Ever So Pretty In Pink

Cyclamen persicum cultivar in pink
Cyclamen persicum cultivar – like ruffled silk

 

Some flowers have a personality all of their own.

This little cyclamen looks to me as if it (she?) is all dressed up for a party in ‘her’ best dress – in frills, flounces and soft pleats of magenta silk. She’s a real show-off, dancing around with her skirt swishing and swirling around her.

Even the details of this glamorous bloom are exquisite. The cap behind the petals has the appearance a soft fabric, contrasting with the silky smoothness of the petals. I can just imagine this as an embroidered velvet, with perhaps some tiny seed beads added into the stitch-work. (Can you tell that I’m interested in textile art?)

By the way, I just had to go and look at a botany book to find that the ‘cap’ is actually the calyx, made up of leaf-like sepals.

Close-up of calyx and petals of pink Cyclamen persicum cultivar
The velvety-looking calyx surrounded by silky, swirling petals

It seems odd then, that earlier relatives of this flower had the distinctly earthy common name of ‘sowbread’. This was because the root of the plant, despite being poisonous to both man and most animals, was believed to be a favourite food of wild boar. (I don’t know about that, but I have seen a grey squirrel run across my garden with a nice fat cyclamen tuber in its mouth.)

The name ‘cyclamen’ also comes from the plant’s root (a disc-shaped tuber). It is derived from the Greek word ‘kyklos’ (circle).

The ancient Greeks, according to Hippocrates, used cyclamen in their medicine. Over the centuries its uses have been very varied. It was used for dressing wounds and was also thought to help ease childbirth but feared as a danger to pregnant women. In medieval times, the tuber was believed so powerful that if it was worn around the neck, or its juice smeared on the belly, that it could trigger a miscarriage.

Other uses for cyclamen root have been as diverse as using it to make soap (the tuber contains saponins) and fishermen using it to stun fish. (The fishermen would grate the toxic root and sprinkle it over water where there were fish. They would then gather the stunned fish that floated to the surface. Makes me wonder if the fish became at all toxic to eat…)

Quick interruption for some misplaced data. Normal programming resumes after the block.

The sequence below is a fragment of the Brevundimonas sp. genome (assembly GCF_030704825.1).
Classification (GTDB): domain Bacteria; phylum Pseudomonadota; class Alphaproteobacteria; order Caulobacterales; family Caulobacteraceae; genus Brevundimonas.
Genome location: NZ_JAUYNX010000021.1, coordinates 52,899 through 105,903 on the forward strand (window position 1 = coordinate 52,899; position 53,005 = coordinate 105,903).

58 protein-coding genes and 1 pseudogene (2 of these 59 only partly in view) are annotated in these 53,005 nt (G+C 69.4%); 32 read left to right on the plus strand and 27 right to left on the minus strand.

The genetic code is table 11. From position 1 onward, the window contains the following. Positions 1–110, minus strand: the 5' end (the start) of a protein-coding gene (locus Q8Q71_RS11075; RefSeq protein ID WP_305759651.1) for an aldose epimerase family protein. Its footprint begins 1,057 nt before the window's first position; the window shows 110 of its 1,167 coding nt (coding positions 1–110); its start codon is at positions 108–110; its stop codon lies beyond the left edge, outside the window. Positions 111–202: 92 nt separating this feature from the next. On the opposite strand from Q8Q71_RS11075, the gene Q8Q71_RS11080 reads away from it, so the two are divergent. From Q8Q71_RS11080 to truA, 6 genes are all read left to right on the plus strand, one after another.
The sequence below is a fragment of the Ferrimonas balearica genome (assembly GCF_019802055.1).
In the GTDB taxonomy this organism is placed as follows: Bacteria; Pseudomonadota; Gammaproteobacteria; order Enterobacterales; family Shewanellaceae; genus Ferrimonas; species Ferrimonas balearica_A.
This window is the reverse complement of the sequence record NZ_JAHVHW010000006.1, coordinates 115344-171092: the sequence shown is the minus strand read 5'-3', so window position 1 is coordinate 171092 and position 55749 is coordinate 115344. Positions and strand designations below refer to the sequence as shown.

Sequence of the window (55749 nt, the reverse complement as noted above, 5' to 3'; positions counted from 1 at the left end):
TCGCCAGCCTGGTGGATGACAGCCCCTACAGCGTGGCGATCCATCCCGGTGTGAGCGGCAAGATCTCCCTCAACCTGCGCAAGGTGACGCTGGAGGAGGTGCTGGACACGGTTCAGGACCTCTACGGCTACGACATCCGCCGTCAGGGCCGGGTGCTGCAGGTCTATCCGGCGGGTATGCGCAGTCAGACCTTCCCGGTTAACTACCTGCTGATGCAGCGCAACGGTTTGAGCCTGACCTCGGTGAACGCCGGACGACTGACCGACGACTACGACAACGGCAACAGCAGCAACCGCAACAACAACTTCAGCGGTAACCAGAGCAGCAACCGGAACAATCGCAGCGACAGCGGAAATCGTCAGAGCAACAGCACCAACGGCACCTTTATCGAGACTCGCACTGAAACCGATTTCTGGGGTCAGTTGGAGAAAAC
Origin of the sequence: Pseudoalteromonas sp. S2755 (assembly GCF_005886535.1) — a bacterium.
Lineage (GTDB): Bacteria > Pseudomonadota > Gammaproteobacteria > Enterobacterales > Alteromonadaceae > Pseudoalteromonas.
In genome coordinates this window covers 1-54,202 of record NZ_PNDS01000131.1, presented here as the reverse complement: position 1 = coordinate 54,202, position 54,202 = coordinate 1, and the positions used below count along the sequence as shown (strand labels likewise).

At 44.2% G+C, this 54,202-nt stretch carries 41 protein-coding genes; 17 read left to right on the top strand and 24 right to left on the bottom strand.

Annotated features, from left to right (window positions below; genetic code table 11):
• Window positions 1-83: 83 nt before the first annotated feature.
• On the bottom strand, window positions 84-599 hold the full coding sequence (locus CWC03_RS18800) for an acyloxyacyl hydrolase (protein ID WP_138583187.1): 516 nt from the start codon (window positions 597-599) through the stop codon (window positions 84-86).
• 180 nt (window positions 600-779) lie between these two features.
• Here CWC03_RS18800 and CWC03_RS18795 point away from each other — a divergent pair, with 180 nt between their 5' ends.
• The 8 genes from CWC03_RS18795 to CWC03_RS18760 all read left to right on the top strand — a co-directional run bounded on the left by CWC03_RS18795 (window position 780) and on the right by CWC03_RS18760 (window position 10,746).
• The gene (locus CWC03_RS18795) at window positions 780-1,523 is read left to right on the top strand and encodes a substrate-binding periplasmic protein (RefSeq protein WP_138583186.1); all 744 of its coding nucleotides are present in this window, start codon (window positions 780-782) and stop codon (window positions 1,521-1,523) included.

Today cyclamen is, despite its toxicity, still used in homeopathy. But it is far more likely that you’ll come across one of the many cultivars as either a beautiful (but tender) houseplant or as a hardy autumn or spring-flowering plant for your garden. Whichever they are, they’re little beauties!

Pink Cyclamen persicum
The swirling petals almost appear to be moving…

Red Hot

red zinnia flower
A zinnia in the richest of reds.

After such high temperatures recently, it seems appropriate to post some pictures that suggest summer heat.

It’s not often that I get the chance to photograph bright red or orange flowers. That’s a shame. really, because there’s nothing quite so bold and brilliant or downright fiery.

Red and yellow dahlia
Dahlia on fire – red and yellow petals look like little dancing flames.

Red is a colour that I’ve been a bit over-cautious with in the garden. There are some dark reds –  penstemons, clematis, and a scabious that likes to pop up everywhere. And there’s a nice little red potentilla too, but that hasn’t done very well this year.

An exception is the one very bright orangey-red oriental poppy that leans over the path to the greenhouse and all but grabs you by the ankle as you pass. There’s absolutely no ignoring it when it’s in flower but by August it feels like a distant memory.

There’s even less orange in the garden. (Though I now have a lovely clump of crocosmias that were given to me by a friend.)

Hot orange rose
A radiant rose, glowing in the summer sun.

The reason for the lack of hot colours here is that we had planted the garden up in softer colours to create a calm, peaceful atmosphere. (Or maybe just a place to have a sneaky snooze in the shade…)

Now it’s time to wake things up a bit with a touch of heat. Time to be a bit more adventurous. (And I’d really like the opportunity to photograph more bold, zingy, hot-summer flowers….of course I would!)

What are your favourite bold flowers? Any red or orange ones that you especially like? Planting ideas and suggestions are very welcome in the comments. (And I love an excuse to go to a garden centre!)

Red alstroemeria
You can almost feel the heat from this alstroemeria.